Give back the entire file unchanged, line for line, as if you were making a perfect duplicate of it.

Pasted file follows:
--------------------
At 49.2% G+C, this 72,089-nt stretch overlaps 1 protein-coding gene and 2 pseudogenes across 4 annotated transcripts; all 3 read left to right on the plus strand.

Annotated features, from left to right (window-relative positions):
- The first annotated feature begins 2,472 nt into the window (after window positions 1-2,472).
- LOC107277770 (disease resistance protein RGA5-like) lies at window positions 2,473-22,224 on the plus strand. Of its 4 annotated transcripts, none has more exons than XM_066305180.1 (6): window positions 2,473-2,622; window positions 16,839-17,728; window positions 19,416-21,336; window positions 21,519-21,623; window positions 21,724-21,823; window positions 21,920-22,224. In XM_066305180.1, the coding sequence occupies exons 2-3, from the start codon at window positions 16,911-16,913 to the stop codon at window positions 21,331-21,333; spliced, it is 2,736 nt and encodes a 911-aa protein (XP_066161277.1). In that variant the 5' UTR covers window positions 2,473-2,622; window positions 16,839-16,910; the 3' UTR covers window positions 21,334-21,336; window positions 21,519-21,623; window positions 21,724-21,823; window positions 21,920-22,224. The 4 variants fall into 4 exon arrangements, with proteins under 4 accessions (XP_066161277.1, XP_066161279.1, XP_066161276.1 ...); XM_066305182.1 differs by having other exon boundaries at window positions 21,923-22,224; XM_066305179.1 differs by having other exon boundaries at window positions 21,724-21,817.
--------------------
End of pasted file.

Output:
At 49.2% G+C, this 72,089-nt stretch overlaps 1 protein-coding gene and 2 pseudogenes across 4 annotated transcripts; all 3 read left to right on the plus strand.

Annotated features, from left to right (window-relative positions):
- The first annotated feature begins 2,472 nt into the window (after window positions 1-2,472).
- LOC107277770 (disease resistance protein RGA5-like) lies at window positions 2,473-22,224 on the plus strand. Of its 4 annotated transcripts, none has more exons than XM_066305180.1 (6): window positions 2,473-2,622; window positions 16,839-17,728; window positions 19,416-21,336; window positions 21,519-21,623; window positions 21,724-21,823; window positions 21,920-22,224. In XM_066305180.1, the coding sequence occupies exons 2-3, from the start codon at window positions 16,911-16,913 to the stop codon at window positions 21,331-21,333; spliced, it is 2,736 nt and encodes a 911-aa protein (XP_066161277.1). In that variant the 5' UTR covers window positions 2,473-2,622; window positions 16,839-16,910; the 3' UTR covers window positions 21,334-21,336; window positions 21,519-21,623; window positions 21,724-21,823; window positions 21,920-22,224. The 4 variants fall into 4 exon arrangements, with proteins under 4 accessions (XP_066161277.1, XP_066161279.1, XP_066161276.1 ...); XM_066305182.1 differs by having other exon boundaries at window positions 21,923-22,224; XM_066305179.1 differs by having other exon boundaries at window positions 21,724-21,817.